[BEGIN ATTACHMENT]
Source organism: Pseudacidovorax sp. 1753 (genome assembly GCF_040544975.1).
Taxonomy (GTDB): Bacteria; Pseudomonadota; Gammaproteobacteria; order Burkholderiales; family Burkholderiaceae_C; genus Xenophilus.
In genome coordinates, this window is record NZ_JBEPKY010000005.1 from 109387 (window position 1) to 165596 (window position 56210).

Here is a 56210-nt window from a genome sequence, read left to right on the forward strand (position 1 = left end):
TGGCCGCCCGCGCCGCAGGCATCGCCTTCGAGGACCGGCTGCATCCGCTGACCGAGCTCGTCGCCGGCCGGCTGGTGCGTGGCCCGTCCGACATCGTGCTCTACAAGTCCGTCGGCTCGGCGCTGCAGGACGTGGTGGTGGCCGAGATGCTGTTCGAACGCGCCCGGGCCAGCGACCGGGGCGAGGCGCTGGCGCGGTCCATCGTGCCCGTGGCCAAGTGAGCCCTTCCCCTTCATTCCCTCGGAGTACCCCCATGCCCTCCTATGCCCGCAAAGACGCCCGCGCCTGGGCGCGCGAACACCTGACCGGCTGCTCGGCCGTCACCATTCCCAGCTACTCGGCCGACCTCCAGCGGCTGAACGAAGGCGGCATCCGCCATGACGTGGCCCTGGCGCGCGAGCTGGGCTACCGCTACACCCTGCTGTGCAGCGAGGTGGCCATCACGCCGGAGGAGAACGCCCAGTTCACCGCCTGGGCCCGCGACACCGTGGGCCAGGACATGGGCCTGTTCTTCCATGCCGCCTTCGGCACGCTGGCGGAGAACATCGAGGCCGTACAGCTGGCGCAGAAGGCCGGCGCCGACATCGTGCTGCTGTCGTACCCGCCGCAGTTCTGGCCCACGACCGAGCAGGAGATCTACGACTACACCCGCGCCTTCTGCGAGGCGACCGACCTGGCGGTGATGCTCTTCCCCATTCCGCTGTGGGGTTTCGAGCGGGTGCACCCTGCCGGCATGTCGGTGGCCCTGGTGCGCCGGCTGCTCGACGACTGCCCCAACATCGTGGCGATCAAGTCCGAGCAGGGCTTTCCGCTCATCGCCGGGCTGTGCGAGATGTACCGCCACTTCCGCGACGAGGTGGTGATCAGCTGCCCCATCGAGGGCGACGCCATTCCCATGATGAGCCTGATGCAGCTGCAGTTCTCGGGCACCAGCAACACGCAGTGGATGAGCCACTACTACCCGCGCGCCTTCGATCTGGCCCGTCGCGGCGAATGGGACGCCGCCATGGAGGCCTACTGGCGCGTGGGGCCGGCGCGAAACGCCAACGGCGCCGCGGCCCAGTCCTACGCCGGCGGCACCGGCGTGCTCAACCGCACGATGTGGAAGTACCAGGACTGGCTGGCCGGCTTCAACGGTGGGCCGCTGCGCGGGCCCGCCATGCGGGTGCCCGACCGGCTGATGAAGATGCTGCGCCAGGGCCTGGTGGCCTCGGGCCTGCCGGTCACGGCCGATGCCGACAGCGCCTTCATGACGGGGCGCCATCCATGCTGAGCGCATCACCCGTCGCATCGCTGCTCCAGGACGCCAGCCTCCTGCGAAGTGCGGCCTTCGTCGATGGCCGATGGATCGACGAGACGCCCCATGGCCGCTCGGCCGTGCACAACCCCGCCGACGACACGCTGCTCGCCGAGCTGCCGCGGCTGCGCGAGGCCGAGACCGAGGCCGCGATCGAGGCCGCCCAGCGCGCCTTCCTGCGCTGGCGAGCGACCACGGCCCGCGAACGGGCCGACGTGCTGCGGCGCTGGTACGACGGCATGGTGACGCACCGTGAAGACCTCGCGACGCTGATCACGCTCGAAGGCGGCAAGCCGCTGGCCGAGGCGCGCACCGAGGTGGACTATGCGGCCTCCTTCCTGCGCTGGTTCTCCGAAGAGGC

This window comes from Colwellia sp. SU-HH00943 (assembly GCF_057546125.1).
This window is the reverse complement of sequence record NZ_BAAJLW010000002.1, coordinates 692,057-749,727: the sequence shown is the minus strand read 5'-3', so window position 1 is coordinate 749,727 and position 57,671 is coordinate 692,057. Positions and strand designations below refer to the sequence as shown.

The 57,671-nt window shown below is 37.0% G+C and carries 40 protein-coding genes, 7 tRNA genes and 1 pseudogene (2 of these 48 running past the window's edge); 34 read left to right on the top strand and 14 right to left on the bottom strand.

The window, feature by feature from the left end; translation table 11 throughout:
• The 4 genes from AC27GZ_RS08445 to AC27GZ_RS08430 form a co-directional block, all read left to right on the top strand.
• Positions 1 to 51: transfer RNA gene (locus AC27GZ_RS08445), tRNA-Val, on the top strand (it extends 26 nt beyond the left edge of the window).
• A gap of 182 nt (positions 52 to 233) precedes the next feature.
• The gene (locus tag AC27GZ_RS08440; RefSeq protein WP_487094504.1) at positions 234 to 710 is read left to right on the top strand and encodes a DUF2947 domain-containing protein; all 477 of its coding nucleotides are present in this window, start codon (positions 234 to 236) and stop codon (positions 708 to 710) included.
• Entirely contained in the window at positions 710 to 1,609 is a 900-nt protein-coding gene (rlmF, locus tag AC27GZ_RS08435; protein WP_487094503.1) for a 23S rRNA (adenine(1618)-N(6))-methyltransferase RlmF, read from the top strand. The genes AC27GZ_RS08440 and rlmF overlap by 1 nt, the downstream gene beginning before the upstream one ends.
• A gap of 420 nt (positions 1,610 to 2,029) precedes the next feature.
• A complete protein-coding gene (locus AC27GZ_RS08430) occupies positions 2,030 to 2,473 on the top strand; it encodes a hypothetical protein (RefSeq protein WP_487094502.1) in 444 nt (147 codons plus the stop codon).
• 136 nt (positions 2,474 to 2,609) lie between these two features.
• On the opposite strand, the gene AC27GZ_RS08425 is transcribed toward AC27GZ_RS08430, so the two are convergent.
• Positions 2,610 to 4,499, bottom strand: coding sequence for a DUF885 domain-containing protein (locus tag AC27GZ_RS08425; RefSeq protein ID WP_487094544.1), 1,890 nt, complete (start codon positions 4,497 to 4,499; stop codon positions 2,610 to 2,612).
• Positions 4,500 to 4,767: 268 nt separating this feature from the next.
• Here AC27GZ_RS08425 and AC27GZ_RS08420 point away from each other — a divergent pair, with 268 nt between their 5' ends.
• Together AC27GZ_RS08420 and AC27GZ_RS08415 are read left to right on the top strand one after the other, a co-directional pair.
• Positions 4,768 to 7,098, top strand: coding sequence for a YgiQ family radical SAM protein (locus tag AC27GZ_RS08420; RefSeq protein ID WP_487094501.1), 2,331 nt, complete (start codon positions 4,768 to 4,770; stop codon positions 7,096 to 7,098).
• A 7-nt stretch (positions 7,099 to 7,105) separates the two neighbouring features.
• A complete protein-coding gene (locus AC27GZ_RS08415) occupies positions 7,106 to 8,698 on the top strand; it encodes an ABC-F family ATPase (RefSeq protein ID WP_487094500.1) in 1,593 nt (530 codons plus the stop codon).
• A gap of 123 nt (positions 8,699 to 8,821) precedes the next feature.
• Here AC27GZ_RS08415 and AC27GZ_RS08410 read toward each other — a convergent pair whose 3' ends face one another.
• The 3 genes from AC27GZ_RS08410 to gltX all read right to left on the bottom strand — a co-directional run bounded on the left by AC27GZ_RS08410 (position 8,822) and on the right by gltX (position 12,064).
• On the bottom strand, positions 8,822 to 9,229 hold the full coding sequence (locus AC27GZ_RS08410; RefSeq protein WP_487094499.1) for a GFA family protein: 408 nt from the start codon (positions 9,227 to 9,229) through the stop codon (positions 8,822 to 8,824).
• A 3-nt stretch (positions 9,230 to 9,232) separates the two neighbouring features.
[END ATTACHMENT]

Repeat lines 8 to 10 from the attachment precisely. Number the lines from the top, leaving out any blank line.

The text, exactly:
The 57,671-nt window shown below is 37.0% G+C and carries 40 protein-coding genes, 7 tRNA genes and 1 pseudogene (2 of these 48 running past the window's edge); 34 read left to right on the top strand and 14 right to left on the bottom strand.

The window, feature by feature from the left end; translation table 11 throughout:
• The 4 genes from AC27GZ_RS08445 to AC27GZ_RS08430 form a co-directional block, all read left to right on the top strand.